I recently had a chat with Maeret Lemons, a kick-ass comedian and artist in Kansas City. She first entered my radar when I was on the lookout for 10 up-and-coming female comedians, and I just knew I had to speak to her.
Her humor is raw. It stems from a very real place: life. Life isn’t easy, it isn’t perfect, and sometimes it hurts.
But, if you’re lucky, you can take the twisted issues that life throws at you and make them your bitch. You can stand over them and say “I’m not going to let you stand in my way. In fact, I think your attempt to bring me down is pathetically hilarious!”
That’s the basic message (and my interpretation) of Maeret’s comedy. So, when I spoke with her, I wanted to know all about it.
Thanks to her willingness to share the dirty, you can know too.
Maeret: Actually, it does mean something, but I never knew it until kinda recently. A couple of years ago is when I found out about it. My dad actually named me. He always liked the name Merit, which is English and it’s a boy’s name. He decided to name me that, even though I’m obviously a girl, and spell it differently, so it’s spelled in Gaelic.
Apparently, spelling it in Gaelic makes it a completely different meaning than the English version. And, now that I think about it, the meaning is very fitting. It means “little famous one.”
Maeret: Yes, it’s my real last name. And I’ve never been married, so… yeah, I was born with it.
(Now this was quite a polite answer, but I like what she put on her Facebook page a few days after our interview MUCH better!)
MAERET: Not exactly… Not really. I mean, what I want is to be known for being good at my craft, you know? I don’t care to have “fans.” To me, my audience is my partner. The people who like me, who might say they’re a fan, are my partners. That’s how I feel about it. My comedy is about the laughs, not the attention. I want to make people feel something. If I’m well known for anything, I want that to be it.
MAERET: I guess, yeah. I mean, affirmation is few and far between. It’s fickle. I think the best leaders don’t want followers. They want partners.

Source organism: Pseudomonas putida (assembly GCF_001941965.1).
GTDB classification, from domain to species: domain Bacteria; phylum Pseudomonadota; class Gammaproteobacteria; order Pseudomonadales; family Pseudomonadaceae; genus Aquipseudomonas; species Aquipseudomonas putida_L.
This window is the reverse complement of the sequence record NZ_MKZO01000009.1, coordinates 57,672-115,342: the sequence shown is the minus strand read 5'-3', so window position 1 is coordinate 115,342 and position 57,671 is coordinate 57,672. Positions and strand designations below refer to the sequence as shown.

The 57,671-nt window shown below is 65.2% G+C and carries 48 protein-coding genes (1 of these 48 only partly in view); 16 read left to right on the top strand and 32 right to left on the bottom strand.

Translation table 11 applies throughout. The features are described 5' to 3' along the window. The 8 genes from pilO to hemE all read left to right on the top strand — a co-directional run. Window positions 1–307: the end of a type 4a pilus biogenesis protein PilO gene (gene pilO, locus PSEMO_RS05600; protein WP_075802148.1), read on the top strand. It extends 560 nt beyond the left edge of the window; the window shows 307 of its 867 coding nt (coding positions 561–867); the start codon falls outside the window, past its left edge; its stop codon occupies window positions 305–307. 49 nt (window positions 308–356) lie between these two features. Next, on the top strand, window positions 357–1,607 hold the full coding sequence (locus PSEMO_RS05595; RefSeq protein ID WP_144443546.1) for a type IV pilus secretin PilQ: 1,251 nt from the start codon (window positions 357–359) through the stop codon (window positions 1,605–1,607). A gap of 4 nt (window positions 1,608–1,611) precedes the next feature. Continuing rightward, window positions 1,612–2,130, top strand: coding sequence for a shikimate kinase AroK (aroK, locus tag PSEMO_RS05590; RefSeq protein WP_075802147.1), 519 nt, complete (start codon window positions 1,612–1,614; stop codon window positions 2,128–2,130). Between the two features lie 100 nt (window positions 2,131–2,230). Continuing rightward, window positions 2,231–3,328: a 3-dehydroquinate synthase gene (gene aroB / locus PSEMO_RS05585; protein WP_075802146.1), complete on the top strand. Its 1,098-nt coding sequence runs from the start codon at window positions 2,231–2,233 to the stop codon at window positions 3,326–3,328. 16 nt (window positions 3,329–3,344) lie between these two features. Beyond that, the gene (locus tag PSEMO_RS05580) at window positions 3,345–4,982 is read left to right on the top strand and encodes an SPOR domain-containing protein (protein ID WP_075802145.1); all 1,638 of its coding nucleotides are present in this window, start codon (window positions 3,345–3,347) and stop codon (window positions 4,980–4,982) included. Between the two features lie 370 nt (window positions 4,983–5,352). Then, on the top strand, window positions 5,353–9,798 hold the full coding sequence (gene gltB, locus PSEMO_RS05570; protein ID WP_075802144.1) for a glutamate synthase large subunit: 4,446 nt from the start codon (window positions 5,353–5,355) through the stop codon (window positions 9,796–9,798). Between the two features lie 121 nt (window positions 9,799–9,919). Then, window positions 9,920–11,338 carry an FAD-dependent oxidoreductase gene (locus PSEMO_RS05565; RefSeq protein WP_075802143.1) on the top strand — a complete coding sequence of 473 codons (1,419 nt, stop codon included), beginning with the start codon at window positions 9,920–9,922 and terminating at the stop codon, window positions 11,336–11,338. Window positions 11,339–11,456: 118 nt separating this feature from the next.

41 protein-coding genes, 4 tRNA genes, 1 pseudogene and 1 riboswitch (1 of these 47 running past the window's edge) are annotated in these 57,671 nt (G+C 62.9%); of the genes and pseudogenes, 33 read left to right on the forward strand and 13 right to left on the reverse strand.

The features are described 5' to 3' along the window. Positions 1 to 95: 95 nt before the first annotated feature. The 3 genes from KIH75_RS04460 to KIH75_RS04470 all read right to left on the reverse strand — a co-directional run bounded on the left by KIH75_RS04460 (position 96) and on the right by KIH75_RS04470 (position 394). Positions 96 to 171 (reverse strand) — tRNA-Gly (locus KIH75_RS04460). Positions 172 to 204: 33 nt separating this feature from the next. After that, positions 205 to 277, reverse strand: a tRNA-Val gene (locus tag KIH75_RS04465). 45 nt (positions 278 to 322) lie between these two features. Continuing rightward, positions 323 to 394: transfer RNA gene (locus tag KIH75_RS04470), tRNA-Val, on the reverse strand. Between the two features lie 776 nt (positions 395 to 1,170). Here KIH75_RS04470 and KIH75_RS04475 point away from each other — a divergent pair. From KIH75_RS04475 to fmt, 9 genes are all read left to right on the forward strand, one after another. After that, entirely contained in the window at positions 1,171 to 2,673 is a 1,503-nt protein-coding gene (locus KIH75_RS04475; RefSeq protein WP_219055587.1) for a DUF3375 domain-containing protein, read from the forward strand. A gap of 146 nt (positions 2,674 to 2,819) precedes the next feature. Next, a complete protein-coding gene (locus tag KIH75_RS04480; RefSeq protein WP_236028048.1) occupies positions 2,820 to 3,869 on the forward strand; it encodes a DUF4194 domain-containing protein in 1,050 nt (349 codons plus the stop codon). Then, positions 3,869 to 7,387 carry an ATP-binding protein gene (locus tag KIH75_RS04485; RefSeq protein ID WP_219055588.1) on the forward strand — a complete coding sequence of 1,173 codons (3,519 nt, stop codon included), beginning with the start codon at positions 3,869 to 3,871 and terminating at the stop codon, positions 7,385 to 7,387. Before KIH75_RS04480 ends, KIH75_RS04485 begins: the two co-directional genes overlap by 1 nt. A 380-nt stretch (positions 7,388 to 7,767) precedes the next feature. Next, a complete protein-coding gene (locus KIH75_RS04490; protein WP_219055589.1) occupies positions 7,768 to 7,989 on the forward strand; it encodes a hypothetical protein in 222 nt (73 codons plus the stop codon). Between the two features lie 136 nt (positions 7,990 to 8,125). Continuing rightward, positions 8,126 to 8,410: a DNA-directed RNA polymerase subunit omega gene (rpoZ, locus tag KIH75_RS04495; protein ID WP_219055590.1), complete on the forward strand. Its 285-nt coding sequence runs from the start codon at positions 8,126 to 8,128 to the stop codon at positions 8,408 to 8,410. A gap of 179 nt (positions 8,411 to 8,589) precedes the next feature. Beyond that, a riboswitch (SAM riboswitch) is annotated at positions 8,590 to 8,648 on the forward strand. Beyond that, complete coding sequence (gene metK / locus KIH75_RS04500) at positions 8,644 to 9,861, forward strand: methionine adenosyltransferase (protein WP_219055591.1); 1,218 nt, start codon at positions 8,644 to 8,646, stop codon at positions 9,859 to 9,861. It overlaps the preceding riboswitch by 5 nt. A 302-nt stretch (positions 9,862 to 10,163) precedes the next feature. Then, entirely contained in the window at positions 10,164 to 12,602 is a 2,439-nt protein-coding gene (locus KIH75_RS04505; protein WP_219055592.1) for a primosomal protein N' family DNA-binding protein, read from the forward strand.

This is where we both busted out singing Kumbaya. O.K., not really. But it would’ve been awesome.
MAERET: No, actually, it really wasn’t. I mean, I’ve always loved comedy. I just love to laugh. And, if I can make other people laugh, then I know I’ll laugh. So, it’s just guaranteeing laughs. But, I actually started out in design. I graduated from a design school in Denver and was an interior designer for ten years.
MAERET: Well, going to college is what I was “supposed to do.” So, I did. I picked design because I like it. I mean, I’m an artist. Any kind of art: design, drawing, comedy — I like it all. I just thought interior design was gonna be something that —like, I thought it was the right fit.
MAERET: Well, I was somewhat successful. I mean, I was living paycheck to paycheck, but I was maintaining. I was doing alright. But, I realized that to really earn a good living with interior design, I had to work harder. Really, that kind of success in interior design wasn’t something I felt like working hard for. It wasn’t making me happy.
MAERET: I think a lot of people probably can. You know? I mean, it’s like, especially for me at that point, we’re minions living a meaningless life, doing something we don’t like. Or, we’re doing it because we’re complacent. Maybe the money is good, but will it make the world a better place for all the money?
MAERET: Yeah, and I just knew that couldn’t be it. I mean, I’ve always felt like I’m supposed to do something great — and it’s not just me, we all are meant for something great. I wasn’t meant to live my life out that way. I felt it. I woke up one morning, a few years ago, and started asking myself some tough questions.
MAERET: Exactly. I mean, I was real about it. Is design supposed to be what I “do” for the rest of my life? Is it really something I’m good at? Am I wasting my time? What is that I am good at, if not this?